Fact Check: A Pornhub Notification Did NOT Appear On CNN's 'Magic Wall' Display During CNN Election Coverage

Fact Check

  • by: Sarah Thompson
Fact Check: A Pornhub Notification Did NOT Appear On CNN's 'Magic Wall' Display During CNN Election Coverage Edited Video

Did a Pornhub notification pop up on a CNN display screen during live coverage of the 2020 election? No, that's not true: It appears that an unwanted notification may have appeared in the display, which CNN's chief national correspondent, John King, promptly moved off the screen. The Pornhub logo was edited into a clip of CNN coverage after the fact and posted to poke fun at King and/or CNN.

The edited video originated as a tweet published by Punt Club on November 6, 2020 (archived here) which opened:

"We've all been there with the betting app up on the screen...or something else...#PuntClub #Punters #Elections2020 ???? https://t.co/zFadCGtuOO"

This is what the post looked like on Twitter at the time of writing:

Twitter screenshot

(Source: Twitter screenshot taken on Sat Nov 7 00:13:39 2020 UTC)

As Wolf Blitzer introduced Allegheny County, Pennsylvania executive Rich Fitzgerald to discuss the election results by phone, a rectangular black notification dropped down on his digital screen. It appeared to have handwritten numerals on it. King deftly pushed the unwelcome intruder off the "magic wall" display and seemed to glare at someone positioned off camera. In case it wasn't obvious, the logo for Pornhub, a video-sharing site for pornography, was edited over the John King video. It is obviously fake, since it moves unsteadily and out-of-level into position unlike a real notification.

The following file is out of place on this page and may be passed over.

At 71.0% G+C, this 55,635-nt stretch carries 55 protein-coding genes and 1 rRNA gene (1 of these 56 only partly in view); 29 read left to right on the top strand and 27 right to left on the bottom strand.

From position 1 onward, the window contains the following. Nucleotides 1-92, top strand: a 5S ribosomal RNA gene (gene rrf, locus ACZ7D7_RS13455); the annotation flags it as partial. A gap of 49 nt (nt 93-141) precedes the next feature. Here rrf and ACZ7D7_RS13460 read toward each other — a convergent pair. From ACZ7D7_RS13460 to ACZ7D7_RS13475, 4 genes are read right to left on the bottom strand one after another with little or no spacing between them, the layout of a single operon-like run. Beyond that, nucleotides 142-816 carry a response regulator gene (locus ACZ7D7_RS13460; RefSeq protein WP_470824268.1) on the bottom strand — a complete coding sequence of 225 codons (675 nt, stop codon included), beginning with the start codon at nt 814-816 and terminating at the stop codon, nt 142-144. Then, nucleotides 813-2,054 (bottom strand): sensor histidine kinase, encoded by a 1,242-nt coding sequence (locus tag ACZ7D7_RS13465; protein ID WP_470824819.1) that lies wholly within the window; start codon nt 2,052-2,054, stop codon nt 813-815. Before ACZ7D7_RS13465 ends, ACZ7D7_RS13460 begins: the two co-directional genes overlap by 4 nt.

Here's the unedited video:

King responded to a Twitter user with his own tweet, blaming the prank on, "Some clown taking time away from lying about something else apparently because they don't like math."

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  Sarah Thompson

Sarah Thompson lives with her family and pets on a small farm in Indiana. She founded a Facebook page and a blog called “Exploiting the Niche” in 2017 to help others learn about manipulative tactics and avoid scams on social media. Since then she has collaborated with journalists in the USA, Canada and Australia and since December 2019 she works as a Social Media Authenticity Analyst at Lead Stories.


Read more about or contact Sarah Thompson

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